Day # 29



Today I will revisit my most challenge mindful eating skill or skills on another level of awareness and mindfulness.

It wouldn’t be a challenge if we didn’t revisit our challenging skills in the final stretch.  Observe how far you’ve come from day one and just know that these eating skills will be a work in progress, but perhaps one of the most worthy that you’ve experienced in a long, long time.

I know my most challenging eating skills include a hard habit to break: snacking while prepping food. This is a habit that started from dieting and waiting too long to eat between meals (because I was afraid eating would cause me to gain weight).

Ignoring my true hunger cues would cause me to be REALLY hungry. The trickle down effect of that led me to eat while chopping veggies or making food. I couldn’t even wait until I made my meal or snack! And then this repeated pattern of eating while prepping just naturally evolved into a mindless habit.

In the morning, when I’m not even very hungry, I cut a fresh apple while prepping my morning green juice, and mindlessly started to slather it with nut butter. But if I have the apples pre-cut and ready to throw into my juice as an efficiency technique, I don’t do the nut butter thing.  Isn’t that funny? 

So my personal MEG (Mindful Eating Guideline) is to pre-chop them on the weekends to prevent the mindless counter snacking while prepping.  Does it happen 100% of the time. No. When I do, I don’t berate myself. I just recognize that this is an old pattern that is going to take some thought and effort. I also ask myself these key questions: how do I feel about eating at the counter and do I even WANT to change this behavior?

Additionally, after long days (especially Thursdays) I have to be mindful of falling into the “I deserve a big hearty meal because I’m in the home stretch of the week let’s celebrate” mindset. That’s fine if I choose to eat that way, no judgment, I like to consider how I will feel after the meal. If I have more work to do, I don’t like to struggle with a food coma. So another MEG (Mindful Eating Guideline) I like to incorporate is to assess my hunger levels (using the 1-10 hunger/fullness scale) before meals so that I can get a pretty good estimate of recognizing how much food to put on my plate to feel satisfied.

The pantry nibbling has significantly decreased to almost 1%, if that, and I consider that a positive shift! Nibbling while standing in the pantry was one of the first mindless eating habits I became aware of during my initial mindful eating journey.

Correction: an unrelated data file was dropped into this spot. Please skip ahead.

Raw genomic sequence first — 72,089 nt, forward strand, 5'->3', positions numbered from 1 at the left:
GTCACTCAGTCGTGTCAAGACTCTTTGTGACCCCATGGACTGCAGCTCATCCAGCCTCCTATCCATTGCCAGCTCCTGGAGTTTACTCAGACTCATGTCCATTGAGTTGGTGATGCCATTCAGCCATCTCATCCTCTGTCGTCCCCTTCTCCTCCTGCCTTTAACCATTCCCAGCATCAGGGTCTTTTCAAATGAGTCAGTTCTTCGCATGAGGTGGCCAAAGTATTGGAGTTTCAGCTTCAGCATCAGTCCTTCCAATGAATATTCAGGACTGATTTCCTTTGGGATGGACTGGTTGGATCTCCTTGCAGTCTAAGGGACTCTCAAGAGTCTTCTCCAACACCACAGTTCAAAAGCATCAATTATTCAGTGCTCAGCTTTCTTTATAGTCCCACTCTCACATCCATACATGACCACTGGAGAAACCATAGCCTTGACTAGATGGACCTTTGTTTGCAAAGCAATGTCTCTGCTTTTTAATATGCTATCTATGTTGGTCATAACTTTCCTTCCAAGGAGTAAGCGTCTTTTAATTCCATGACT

Since we don’t emphasize your success on the scale as a metric to measure progress, you will want to pay attention to how your old mindless habits shift during your journey. Your evolution of creating a more balanced and sustainable relationship with food, deleting toxic diet culture behaviors and habits, while reframing diet beliefs are ESSENTIAL to recognize as progress + success.

Today, think about what challenge or challenges were particularly difficult and revisit that one or as many as you feel drawn to work with.


Ok, put your best foot forward with this one.  We are in the home stretch and you have to remind yourself that you are doing the best job that you can. You have the option to evaluate your day on a scale of 1-10 to see where you rank.  Then push yourself a smidge to get to the next level…. get out of your comfort zone.  Nothing good ever happens of sitting and marinating in that place!  And remember, you are exactly where you are supposed to be 🙂  I’m proud of you for sticking in with the challenge…..

This challenge has made me cognizant of what is going on before I eat. I have to clear my mind and focus in on the food and intentionally eat mindfully + concentrate on incorporating all of my personal mindful eating guidelines. I’m becoming more appreciative for what my body goes through daily and becoming more appreciative of the food I eat and it’s role in my health, energy, and vitality!!!

— Eric S, Marietta